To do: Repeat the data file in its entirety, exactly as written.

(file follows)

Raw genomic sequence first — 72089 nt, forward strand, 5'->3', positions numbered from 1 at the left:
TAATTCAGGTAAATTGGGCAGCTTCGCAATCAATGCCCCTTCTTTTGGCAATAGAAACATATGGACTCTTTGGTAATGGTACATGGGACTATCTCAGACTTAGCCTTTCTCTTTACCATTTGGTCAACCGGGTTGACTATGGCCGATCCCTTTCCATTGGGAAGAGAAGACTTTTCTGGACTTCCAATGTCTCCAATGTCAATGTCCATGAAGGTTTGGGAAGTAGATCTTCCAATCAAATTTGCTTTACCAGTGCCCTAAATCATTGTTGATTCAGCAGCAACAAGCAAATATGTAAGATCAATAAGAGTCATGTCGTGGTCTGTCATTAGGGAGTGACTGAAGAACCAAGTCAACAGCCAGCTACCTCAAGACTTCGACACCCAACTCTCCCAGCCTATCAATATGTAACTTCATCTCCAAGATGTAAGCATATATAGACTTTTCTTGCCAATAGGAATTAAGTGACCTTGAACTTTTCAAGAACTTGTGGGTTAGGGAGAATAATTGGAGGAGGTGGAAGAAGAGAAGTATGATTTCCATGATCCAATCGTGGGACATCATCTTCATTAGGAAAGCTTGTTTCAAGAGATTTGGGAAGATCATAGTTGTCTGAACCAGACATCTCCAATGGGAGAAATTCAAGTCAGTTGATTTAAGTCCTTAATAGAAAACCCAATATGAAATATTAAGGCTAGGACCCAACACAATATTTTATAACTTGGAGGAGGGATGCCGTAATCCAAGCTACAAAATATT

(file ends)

Raw genomic sequence first — 72089 nt, forward strand, 5'->3', positions numbered from 1 at the left:
TAATTCAGGTAAATTGGGCAGCTTCGCAATCAATGCCCCTTCTTTTGGCAATAGAAACATATGGACTCTTTGGTAATGGTACATGGGACTATCTCAGACTTAGCCTTTCTCTTTACCATTTGGTCAACCGGGTTGACTATGGCCGATCCCTTTCCATTGGGAAGAGAAGACTTTTCTGGACTTCCAATGTCTCCAATGTCAATGTCCATGAAGGTTTGGGAAGTAGATCTTCCAATCAAATTTGCTTTACCAGTGCCCTAAATCATTGTTGATTCAGCAGCAACAAGCAAATATGTAAGATCAATAAGAGTCATGTCGTGGTCTGTCATTAGGGAGTGACTGAAGAACCAAGTCAACAGCCAGCTACCTCAAGACTTCGACACCCAACTCTCCCAGCCTATCAATATGTAACTTCATCTCCAAGATGTAAGCATATATAGACTTTTCTTGCCAATAGGAATTAAGTGACCTTGAACTTTTCAAGAACTTGTGGGTTAGGGAGAATAATTGGAGGAGGTGGAAGAAGAGAAGTATGATTTCCATGATCCAATCGTGGGACATCATCTTCATTAGGAAAGCTTGTTTCAAGAGATTTGGGAAGATCATAGTTGTCTGAACCAGACATCTCCAATGGGAGAAATTCAAGTCAGTTGATTTAAGTCCTTAATAGAAAACCCAATATGAAATATTAAGGCTAGGACCCAACACAATATTTTATAACTTGGAGGAGGGATGCCGTAATCCAAGCTACAAAATATT